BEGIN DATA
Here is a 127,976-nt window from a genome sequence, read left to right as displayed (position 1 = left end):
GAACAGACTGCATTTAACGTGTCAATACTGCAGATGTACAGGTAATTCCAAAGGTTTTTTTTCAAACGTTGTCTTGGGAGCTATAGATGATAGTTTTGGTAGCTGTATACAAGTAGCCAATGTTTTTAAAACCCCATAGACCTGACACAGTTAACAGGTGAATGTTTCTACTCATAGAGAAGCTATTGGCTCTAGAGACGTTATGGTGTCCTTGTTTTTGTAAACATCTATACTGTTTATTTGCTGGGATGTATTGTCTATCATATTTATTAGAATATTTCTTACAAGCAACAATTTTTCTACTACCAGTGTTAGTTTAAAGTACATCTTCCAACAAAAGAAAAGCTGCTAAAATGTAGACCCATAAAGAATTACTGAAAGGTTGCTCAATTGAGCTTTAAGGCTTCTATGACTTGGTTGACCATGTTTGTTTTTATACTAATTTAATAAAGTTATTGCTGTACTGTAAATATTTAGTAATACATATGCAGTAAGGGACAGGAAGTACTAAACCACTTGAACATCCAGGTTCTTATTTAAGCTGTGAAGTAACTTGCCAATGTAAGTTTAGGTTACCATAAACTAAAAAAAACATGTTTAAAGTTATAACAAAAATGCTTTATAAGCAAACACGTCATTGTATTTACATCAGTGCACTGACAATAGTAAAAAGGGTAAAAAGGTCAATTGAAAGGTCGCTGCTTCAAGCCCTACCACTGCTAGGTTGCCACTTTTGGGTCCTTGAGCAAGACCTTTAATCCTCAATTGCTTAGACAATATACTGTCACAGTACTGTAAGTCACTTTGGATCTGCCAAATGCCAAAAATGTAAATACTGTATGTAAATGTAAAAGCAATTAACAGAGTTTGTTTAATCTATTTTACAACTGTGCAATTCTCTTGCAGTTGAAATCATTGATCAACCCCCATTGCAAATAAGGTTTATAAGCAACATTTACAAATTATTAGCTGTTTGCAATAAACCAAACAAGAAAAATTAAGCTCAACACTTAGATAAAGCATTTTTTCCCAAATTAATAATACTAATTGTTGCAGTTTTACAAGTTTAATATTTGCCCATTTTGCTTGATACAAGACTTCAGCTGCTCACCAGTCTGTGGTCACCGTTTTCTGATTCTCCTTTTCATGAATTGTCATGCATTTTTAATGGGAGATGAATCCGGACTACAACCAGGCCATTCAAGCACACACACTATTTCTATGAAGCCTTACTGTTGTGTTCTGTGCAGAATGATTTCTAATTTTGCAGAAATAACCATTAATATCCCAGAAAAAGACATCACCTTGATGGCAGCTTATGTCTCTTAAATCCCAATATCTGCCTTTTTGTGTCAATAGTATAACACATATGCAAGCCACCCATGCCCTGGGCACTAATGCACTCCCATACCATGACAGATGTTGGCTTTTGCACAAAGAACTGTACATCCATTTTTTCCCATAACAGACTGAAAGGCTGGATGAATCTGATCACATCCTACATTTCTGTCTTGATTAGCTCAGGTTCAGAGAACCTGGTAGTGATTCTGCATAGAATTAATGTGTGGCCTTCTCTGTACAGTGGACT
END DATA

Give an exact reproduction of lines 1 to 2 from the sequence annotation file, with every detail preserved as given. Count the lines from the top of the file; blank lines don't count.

Here is a 127,976-nt window from a genome sequence, read left to right as displayed (position 1 = left end):
GAACAGACTGCATTTAACGTGTCAATACTGCAGATGTACAGGTAATTCCAAAGGTTTTTTTTCAAACGTTGTCTTGGGAGCTATAGATGATAGTTTTGGTAGCTGTATACAAGTAGCCAATGTTTTTAAAACCCCATAGACCTGACACAGTTAACAGGTGAATGTTTCTACTCATAGAGAAGCTATTGGCTCTAGAGACGTTATGGTGTCCTTGTTTTTGTAAACATCTATACTGTTTATTTGCTGGGATGTATTGTCTATCATATTTATTAGAATATTTCTTACAAGCAACAATTTTTCTACTACCAGTGTTAGTTTAAAGTACATCTTCCAACAAAAGAAAAGCTGCTAAAATGTAGACCCATAAAGAATTACTGAAAGGTTGCTCAATTGAGCTTTAAGGCTTCTATGACTTGGTTGACCATGTTTGTTTTTATACTAATTTAATAAAGTTATTGCTGTACTGTAAATATTTAGTAATACATATGCAGTAAGGGACAGGAAGTACTAAACCACTTGAACATCCAGGTTCTTATTTAAGCTGTGAAGTAACTTGCCAATGTAAGTTTAGGTTACCATAAACTAAAAAAAACATGTTTAAAGTTATAACAAAAATGCTTTATAAGCAAACACGTCATTGTATTTACATCAGTGCACTGACAATAGTAAAAAGGGTAAAAAGGTCAATTGAAAGGTCGCTGCTTCAAGCCCTACCACTGCTAGGTTGCCACTTTTGGGTCCTTGAGCAAGACCTTTAATCCTCAATTGCTTAGACAATATACTGTCACAGTACTGTAAGTCACTTTGGATCTGCCAAATGCCAAAAATGTAAATACTGTATGTAAATGTAAAAGCAATTAACAGAGTTTGTTTAATCTATTTTACAACTGTGCAATTCTCTTGCAGTTGAAATCATTGATCAACCCCCATTGCAAATAAGGTTTATAAGCAACATTTACAAATTATTAGCTGTTTGCAATAAACCAAACAAGAAAAATTAAGCTCAACACTTAGATAAAGCATTTTTTCCCAAATTAATAATACTAATTGTTGCAGTTTTACAAGTTTAATATTTGCCCATTTTGCTTGATACAAGACTTCAGCTGCTCACCAGTCTGTGGTCACCGTTTTCTGATTCTCCTTTTCATGAATTGTCATGCATTTTTAATGGGAGATGAATCCGGACTACAACCAGGCCATTCAAGCACACACACTATTTCTATGAAGCCTTACTGTTGTGTTCTGTGCAGAATGATTTCTAATTTTGCAGAAATAACCATTAATATCCCAGAAAAAGACATCACCTTGATGGCAGCTTATGTCTCTTAAATCCCAATATCTGCCTTTTTGTGTCAATAGTATAACACATATGCAAGCCACCCATGCCCTGGGCACTAATGCACTCCCATACCATGACAGATGTTGGCTTTTGCACAAAGAACTGTACATCCATTTTTTCCCATAACAGACTGAAAGGCTGGATGAATCTGATCACATCCTACATTTCTGTCTTGATTAGCTCAGGTTCAGAGAACCTGGTAGTGATTCTGCATAGAATTAATGTGTGGCCTTCTCTGTACAGTGGACT